Five Ways to Get The Most Out of Your Summer Photographs

1. Pay Attention to Light

 
 

In photography, paying attention to light can make all the difference. There are three times a day that can make a moment or subject go from "Okay" to “whoa." 

  • Sunrise: We know, you don’t want to get up that early on your break, but it’s always worth it. If you’re on vacation, this is an ideal time to visit popular spots. 
  • The Golden Hour. This occurs twice a day - right before sunset and right after sunrise. The effect of this kind of lighting gives everything a gold cast and the shadows are drawn out longer. It's called golden hour for a reason! 
  • After Sunset: When people are going to dinner, spend an extra half hour outside to capture the most vibrant, complex colors. 

2. When in doubt, go to "Camera Neutral." 

 
 

We hope that everyone sets up their camera to prepare for their shots, but sometimes a moment happens and then it’s gone! When this happens, it might be worthy to ask to recreate a picture when appropriate.

Previous students know what our method of camera neutral is, but to refresh some of you it’s 1/200, f3.5, ISO 800. This is not a magical solution to photography woes, but it is a good start. After taking a few photos with these settings, you can see what kind of adjustments you need to make.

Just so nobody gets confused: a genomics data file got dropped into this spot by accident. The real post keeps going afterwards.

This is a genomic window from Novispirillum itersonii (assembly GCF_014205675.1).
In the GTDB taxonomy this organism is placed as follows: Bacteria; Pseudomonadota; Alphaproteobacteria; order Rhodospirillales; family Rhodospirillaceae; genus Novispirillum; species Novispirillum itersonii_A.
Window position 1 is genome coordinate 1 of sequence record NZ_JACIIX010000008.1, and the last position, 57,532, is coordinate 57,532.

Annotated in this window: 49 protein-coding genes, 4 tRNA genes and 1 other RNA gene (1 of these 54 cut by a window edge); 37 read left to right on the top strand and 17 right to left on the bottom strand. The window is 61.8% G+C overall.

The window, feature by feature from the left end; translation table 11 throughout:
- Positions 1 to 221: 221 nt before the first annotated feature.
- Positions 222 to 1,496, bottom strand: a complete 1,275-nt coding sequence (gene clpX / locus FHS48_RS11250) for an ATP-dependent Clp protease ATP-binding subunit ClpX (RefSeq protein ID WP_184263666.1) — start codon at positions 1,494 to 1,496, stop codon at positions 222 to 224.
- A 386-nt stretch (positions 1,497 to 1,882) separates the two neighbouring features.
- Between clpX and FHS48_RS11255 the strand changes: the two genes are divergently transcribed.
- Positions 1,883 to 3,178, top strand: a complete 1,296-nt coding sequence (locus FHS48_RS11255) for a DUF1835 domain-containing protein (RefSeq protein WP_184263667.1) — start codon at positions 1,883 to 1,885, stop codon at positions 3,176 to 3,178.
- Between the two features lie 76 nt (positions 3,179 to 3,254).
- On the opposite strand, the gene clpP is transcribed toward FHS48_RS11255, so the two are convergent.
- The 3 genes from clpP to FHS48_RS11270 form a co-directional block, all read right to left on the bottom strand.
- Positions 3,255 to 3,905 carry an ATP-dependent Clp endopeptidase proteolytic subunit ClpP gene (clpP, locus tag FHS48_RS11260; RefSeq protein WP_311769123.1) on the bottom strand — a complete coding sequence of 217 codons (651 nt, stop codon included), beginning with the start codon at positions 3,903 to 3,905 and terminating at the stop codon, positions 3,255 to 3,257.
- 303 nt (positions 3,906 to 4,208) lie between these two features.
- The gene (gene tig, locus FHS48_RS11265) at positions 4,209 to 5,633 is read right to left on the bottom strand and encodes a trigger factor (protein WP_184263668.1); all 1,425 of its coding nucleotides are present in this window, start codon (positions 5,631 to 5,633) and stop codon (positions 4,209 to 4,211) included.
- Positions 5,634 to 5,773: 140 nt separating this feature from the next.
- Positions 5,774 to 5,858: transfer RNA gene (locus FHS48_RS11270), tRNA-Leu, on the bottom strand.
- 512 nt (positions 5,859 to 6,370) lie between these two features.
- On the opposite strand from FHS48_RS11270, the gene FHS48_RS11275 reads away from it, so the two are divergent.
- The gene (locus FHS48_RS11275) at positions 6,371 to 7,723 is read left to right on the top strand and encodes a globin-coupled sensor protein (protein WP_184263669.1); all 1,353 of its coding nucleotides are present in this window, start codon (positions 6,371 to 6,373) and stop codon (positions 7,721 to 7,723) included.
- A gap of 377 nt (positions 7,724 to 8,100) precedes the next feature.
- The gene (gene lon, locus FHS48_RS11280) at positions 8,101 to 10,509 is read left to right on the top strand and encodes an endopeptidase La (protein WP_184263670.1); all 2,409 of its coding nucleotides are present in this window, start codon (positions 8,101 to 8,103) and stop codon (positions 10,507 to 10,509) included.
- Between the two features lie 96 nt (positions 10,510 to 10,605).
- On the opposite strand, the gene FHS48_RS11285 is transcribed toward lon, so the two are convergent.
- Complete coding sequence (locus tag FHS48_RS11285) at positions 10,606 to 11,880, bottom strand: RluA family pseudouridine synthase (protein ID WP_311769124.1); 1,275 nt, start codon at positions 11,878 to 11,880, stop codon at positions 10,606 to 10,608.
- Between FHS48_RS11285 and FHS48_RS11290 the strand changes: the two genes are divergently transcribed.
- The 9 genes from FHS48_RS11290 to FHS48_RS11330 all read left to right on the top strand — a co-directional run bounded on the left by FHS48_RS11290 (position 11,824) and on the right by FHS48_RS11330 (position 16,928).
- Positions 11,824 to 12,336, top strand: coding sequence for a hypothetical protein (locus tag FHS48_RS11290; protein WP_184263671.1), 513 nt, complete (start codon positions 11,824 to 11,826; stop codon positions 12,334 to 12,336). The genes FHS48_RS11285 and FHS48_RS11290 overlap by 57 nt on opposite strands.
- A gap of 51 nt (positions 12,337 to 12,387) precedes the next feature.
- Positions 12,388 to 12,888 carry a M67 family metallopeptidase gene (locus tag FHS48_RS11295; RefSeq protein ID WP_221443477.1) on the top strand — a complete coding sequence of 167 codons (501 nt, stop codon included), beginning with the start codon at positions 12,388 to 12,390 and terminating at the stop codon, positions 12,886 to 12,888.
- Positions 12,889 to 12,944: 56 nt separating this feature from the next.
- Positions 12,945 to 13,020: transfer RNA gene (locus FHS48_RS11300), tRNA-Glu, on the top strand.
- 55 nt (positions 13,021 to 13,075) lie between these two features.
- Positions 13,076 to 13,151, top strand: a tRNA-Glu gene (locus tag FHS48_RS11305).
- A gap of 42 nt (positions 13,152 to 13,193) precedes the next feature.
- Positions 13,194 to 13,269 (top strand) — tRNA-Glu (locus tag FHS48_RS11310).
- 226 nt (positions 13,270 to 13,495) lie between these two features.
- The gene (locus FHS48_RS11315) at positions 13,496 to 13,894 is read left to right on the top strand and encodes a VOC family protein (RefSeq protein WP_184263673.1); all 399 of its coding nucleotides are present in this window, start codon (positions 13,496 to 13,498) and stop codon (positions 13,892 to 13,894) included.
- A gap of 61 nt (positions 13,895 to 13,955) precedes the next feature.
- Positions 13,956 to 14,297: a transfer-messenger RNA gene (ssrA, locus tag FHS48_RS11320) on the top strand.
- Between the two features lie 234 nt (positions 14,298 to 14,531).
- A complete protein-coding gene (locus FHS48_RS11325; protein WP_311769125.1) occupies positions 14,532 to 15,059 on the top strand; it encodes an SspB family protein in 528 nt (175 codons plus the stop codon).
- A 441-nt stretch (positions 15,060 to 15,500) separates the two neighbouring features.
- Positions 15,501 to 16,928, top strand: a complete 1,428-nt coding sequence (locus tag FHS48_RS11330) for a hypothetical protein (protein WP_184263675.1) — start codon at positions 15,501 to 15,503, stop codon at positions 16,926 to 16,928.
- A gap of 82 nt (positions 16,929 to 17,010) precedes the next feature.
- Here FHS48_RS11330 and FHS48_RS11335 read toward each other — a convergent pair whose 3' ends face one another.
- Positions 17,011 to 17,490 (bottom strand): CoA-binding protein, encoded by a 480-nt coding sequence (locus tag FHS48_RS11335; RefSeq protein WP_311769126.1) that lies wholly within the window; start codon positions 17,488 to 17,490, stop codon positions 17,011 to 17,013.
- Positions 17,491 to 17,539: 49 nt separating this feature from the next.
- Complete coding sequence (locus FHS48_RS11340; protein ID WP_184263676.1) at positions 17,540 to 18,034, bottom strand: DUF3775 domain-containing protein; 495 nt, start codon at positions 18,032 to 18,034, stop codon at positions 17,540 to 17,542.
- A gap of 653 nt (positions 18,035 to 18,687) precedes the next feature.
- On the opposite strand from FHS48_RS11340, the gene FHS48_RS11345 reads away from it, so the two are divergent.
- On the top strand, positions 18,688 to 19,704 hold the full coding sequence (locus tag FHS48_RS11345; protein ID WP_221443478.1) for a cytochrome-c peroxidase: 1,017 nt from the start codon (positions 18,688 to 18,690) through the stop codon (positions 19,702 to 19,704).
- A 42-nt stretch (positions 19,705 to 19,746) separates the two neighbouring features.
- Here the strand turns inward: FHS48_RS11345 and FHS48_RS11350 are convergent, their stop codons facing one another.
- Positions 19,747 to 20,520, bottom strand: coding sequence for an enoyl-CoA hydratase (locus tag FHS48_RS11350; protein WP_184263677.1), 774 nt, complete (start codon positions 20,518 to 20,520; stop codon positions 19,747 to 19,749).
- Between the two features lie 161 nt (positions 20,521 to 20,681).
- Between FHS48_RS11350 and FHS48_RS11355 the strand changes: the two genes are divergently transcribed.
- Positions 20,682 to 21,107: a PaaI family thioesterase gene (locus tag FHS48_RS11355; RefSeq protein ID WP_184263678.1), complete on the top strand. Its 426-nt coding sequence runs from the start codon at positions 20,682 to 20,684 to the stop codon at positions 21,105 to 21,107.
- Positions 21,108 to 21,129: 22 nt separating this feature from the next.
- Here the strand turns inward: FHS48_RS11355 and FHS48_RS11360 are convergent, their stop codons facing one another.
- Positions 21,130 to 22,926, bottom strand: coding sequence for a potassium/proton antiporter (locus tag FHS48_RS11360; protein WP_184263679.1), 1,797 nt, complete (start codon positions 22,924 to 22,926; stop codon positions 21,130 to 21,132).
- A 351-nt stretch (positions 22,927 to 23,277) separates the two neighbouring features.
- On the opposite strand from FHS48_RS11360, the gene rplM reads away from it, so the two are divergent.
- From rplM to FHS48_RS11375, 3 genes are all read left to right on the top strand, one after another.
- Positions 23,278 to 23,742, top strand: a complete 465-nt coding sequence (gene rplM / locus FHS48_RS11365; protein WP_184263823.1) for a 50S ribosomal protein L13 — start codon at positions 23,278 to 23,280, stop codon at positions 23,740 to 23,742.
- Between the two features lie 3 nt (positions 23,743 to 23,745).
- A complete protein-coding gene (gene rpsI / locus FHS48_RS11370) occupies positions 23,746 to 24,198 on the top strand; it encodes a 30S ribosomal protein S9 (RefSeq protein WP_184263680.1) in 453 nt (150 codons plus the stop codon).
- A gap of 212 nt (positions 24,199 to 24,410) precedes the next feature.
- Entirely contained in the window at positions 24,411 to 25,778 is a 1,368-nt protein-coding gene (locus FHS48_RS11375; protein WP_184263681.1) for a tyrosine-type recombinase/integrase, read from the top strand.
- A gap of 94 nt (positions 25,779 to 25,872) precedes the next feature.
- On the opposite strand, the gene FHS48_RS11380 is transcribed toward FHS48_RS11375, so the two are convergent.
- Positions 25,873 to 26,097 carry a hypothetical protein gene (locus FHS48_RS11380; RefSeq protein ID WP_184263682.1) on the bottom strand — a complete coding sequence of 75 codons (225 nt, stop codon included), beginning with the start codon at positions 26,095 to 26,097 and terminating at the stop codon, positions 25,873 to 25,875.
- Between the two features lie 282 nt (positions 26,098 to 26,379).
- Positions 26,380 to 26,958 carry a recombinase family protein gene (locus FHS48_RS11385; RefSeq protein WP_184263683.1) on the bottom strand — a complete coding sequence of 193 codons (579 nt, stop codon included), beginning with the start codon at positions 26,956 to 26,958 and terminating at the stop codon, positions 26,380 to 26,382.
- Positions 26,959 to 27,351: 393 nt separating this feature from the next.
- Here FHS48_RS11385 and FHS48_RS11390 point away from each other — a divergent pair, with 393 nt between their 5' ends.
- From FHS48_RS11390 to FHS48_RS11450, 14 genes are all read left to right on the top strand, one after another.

3. Get Tripod Friendly

 
 

Even if you plan to shoot without a tripod throughout the day, having one handy might make your summer night. Long exposures (or slow shutter speeds) are needed in a lot of low-light situations, so a stable foundation for your camera to rest on will be required. Once the sun starts setting, you might notice the motion of sparklers or lightbulbs becoming more streaky; you can stop this by attaching your camera to a tripod and setting up wherever needed. 

4. Tell your story

Taking good photographs often doesn’t happen by accident. Some forethought on location, what that location means to you, and what kind of emotion you’d like to bring out in your photo should be your challenge! Contemplate each shot but don’t ignore potential photos because the subject isn’t “interesting” enough. You might have a few keepers. 

5. Get off the beaten path

 
 

Whether you’re revisiting your hometown or exploring a new city or trail, you can still find some hidden gems in those hard-to-reach places. Summer weather creates safer and more predictable conditions that most times of the year cannot guarantee. Take advantage of that and go on some serious photo walks!